PHILIPPINE President Corazon Aquino is arriving in the United States for a ``working visit'' on the 20th anniversary of Ferdinand Marcos's first state visit, where he too addressed a joint session of Congress. That both visited the US in the first year of their term is significant. Traditionally, such visits have been the way Philippine leaders demonstrated legitimacy to the largely pro-American Philippine electorate and as a means of solidifying bonds that kept US aid flowing to the perennially cash-short country.
President Aquino hesitated to make this pilgrimage to Washington, because of lingering displeasure with Ronald Reagan's long support of Mr. Marcos and because she did not want to appear to replicate the traditional trip on bended knee which all Philippine presidents, except Ramon Magsaysay, have undertaken.
She relented, but only after pressure in the US and in Manila for a visit to establish equanimity in the Aquino-Reagan relationship and to shore up support within Congress and the US public while memories of the Aquino ``people's power'' victory are still fresh.
The visit will be used to convince foreign investors that their dollars are backed by a US commitment to support Mrs. Aquino no matter what difficulties lie ahead. That such a visit is needed so soon is testimony both to the continuing Philippine dependence upon US ties and to the shortness of Aquino's political honeymoon.
Almost from the day she took office, long knives were out in Manila and Washington, attacking her political appointments and decisions. Americans, such as Secretaries Caspar Weinberger and George Shultz, rushed in with sage advice and sometimes unintended but harsh criticism about the new government's agenda. Filipinos were more subtle but equally committed to furthering their own interest in the post-Marcos political confusion. The result contributed to an appearance of instability that Aquino's visit may help dispel.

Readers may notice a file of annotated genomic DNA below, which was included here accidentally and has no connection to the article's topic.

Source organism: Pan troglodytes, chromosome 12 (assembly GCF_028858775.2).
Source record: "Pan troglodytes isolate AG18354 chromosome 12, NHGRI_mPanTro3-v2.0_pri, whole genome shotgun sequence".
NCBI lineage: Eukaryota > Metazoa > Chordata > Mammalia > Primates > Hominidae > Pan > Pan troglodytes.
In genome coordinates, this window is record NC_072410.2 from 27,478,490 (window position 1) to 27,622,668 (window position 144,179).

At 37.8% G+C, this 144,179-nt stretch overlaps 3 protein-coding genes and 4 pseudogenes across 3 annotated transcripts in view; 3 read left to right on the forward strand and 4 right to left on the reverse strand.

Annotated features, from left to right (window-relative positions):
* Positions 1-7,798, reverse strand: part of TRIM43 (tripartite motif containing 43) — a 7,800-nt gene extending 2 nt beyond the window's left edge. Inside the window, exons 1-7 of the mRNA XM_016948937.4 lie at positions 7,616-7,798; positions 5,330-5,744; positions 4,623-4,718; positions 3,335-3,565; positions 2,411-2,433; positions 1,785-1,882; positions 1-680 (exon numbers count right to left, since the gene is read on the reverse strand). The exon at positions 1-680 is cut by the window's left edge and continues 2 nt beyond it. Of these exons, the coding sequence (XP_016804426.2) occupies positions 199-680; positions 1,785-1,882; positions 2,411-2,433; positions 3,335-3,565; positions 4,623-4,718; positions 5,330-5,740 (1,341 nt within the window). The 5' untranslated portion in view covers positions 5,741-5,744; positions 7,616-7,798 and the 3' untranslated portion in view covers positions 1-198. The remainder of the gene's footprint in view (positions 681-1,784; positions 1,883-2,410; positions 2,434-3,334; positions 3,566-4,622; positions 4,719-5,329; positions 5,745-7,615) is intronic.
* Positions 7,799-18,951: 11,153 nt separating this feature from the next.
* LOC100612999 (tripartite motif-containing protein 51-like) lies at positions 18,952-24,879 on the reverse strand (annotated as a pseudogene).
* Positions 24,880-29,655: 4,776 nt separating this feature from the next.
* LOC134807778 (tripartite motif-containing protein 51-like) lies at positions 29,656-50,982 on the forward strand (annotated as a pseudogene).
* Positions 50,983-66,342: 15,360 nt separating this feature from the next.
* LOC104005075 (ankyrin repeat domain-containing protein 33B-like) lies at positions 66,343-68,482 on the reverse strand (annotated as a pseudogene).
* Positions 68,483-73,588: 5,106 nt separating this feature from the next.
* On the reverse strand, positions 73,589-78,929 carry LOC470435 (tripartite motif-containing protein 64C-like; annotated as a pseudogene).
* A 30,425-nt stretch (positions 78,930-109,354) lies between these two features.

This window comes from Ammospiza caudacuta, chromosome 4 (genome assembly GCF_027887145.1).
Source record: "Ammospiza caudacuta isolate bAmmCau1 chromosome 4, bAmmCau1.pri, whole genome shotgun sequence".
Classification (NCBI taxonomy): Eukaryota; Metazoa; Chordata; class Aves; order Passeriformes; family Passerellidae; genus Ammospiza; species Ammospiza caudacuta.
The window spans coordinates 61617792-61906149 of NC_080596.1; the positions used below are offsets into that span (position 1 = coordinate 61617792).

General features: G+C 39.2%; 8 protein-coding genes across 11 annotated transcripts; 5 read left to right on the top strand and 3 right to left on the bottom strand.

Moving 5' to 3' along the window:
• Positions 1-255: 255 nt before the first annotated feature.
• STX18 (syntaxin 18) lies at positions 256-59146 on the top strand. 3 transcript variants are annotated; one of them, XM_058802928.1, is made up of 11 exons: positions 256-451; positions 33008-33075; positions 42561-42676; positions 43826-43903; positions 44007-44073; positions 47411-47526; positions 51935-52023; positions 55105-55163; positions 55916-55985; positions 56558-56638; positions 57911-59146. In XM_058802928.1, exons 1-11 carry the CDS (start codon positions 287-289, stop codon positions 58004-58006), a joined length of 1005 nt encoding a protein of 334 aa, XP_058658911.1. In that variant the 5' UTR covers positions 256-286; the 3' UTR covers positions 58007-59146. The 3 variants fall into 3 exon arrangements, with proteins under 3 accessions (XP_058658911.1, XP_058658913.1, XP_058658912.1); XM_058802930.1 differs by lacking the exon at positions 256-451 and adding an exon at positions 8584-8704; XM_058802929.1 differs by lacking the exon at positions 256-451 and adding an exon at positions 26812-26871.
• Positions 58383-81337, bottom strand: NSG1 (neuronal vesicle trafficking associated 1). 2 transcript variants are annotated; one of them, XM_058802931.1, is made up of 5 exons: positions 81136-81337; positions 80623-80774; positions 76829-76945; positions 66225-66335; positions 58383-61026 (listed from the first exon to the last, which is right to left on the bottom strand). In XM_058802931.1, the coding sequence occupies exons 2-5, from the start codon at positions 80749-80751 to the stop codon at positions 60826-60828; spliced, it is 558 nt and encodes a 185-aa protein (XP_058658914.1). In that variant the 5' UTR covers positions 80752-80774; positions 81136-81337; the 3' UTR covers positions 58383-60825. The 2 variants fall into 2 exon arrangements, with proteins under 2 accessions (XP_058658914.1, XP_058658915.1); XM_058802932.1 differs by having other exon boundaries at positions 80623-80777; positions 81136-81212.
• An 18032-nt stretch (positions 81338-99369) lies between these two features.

It has not been an easy political transition. Further, a constitution has yet to be approved, diverse political factions are jockeying for position in next year's important local and national elections, the military is still flexing newfound political muscle, and the communist insurgency persists.
The economy is one bright light: The peso is stable, inflation is down, the stock market is bullish, new funds are flowing in from the International Monetary Fund and international banking community. The economic growth rate at year-end will likely be positive for the first time in three years. And 1987 should be better as economic reforms and new programs take hold.
Aquino's eight-day visit will be a severe test of her skills and the Cabinet ministers accompanying her as they display their wares in Washington, New York, Boston, and San Francisco.
The lasting achievement of Aquino's visit will not be measured in the size of aid or investment packages but in her ability to quiet critics who persist in viewing her as a housewife who became the Philippines' leader by historical happenstance.
Richard J. Kessler is a senior associate at the Carnegie Endowment for International Peace, Washington.